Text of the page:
The above preview is unformatted text

This student written piece of work is one of many that can be found in our GCSE Green Plants as Organisms section.

Found what you're looking for?

  • Start learning 29% faster today
  • 150,000+ documents available
  • Just £6.99 a month

Not the one? Search for your essay title...
  • Join over 1.2 million students every month
  • Accelerate your learning by 29%
  • Unlimited access from just £6.99 per month

See related essaysSee related essays

Related GCSE Green Plants as Organisms essays

  1. Marked by a teacher

    Investigating the rate of cooling water in a beaker.

    That is, the difference between its temperature and the temperature of the surrounding environment. Other than just studying the factual theory behind this investigation, I have also done some preliminary work. My preliminary work was based on "What effect does insulation have on the rate of cooling water".

  2. Factors Affecting Cooling

    By doing this each experiment and each beaker was subjected to a fair and equal test. Secondly I found out that the water loses heat differently from the glass to the air. To counter this I shall be putting a piece of card on top of the beaker to stop air getting into it.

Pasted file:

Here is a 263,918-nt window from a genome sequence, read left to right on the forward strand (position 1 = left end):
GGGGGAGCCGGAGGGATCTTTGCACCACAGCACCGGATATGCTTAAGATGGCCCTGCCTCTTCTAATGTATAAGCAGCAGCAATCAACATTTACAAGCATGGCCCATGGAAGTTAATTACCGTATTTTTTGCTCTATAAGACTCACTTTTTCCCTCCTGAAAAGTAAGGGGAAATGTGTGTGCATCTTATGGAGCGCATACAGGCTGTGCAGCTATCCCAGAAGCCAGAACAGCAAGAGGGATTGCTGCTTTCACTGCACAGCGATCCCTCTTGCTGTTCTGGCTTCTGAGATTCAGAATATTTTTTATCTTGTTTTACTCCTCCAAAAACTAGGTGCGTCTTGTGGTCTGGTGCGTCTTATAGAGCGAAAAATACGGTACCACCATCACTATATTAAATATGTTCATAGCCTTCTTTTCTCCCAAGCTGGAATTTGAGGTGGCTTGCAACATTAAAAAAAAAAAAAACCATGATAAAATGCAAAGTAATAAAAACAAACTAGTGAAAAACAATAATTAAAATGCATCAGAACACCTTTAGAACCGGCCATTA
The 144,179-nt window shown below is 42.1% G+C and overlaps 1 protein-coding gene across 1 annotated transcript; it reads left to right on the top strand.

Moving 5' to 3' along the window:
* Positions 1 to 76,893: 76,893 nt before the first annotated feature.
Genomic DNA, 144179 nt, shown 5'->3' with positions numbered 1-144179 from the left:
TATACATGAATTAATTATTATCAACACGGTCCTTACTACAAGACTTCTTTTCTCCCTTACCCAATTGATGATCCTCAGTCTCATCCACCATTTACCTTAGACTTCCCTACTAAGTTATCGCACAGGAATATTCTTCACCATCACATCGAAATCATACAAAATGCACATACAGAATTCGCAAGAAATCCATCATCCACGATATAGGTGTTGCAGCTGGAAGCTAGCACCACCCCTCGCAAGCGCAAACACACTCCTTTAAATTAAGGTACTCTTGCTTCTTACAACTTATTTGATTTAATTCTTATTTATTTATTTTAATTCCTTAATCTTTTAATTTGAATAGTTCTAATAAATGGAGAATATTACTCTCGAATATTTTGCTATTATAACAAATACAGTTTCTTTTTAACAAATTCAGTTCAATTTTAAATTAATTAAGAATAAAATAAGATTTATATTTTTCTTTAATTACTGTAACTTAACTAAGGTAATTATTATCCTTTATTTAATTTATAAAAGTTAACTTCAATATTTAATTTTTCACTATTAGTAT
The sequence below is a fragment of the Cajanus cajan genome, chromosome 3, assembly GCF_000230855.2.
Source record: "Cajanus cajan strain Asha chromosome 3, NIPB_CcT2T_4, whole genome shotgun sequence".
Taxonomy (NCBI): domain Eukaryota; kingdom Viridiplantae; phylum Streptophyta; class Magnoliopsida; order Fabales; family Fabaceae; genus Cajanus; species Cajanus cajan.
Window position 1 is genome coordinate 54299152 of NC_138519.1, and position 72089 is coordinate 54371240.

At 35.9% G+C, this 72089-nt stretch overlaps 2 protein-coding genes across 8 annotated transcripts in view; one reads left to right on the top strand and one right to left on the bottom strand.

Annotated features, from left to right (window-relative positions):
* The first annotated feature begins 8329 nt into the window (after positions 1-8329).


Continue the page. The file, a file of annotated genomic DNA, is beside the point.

1. An investigation to investigate the effect of the diameter on the cooling rate of ...

    The water particles at the top of the beaker will radiate the heat energy into the surrounding air. For heat to radiate it does not need to be in contact with matter. Heat can radiate for something to another body through a complete vacuum, this is how the sun heats up the earth.

  2. What factors affect the rate of cooling of an animal?

    This happens mostly in animals with less body coverings. Where the environmental temperature has a bigger difference to that of the animal. During radiation, heat is transferred in waves. Some animals, e.g. the polar bear live in artic conditions and have to adapt to the environment and decrease the amount of heat It loses and conserve heat.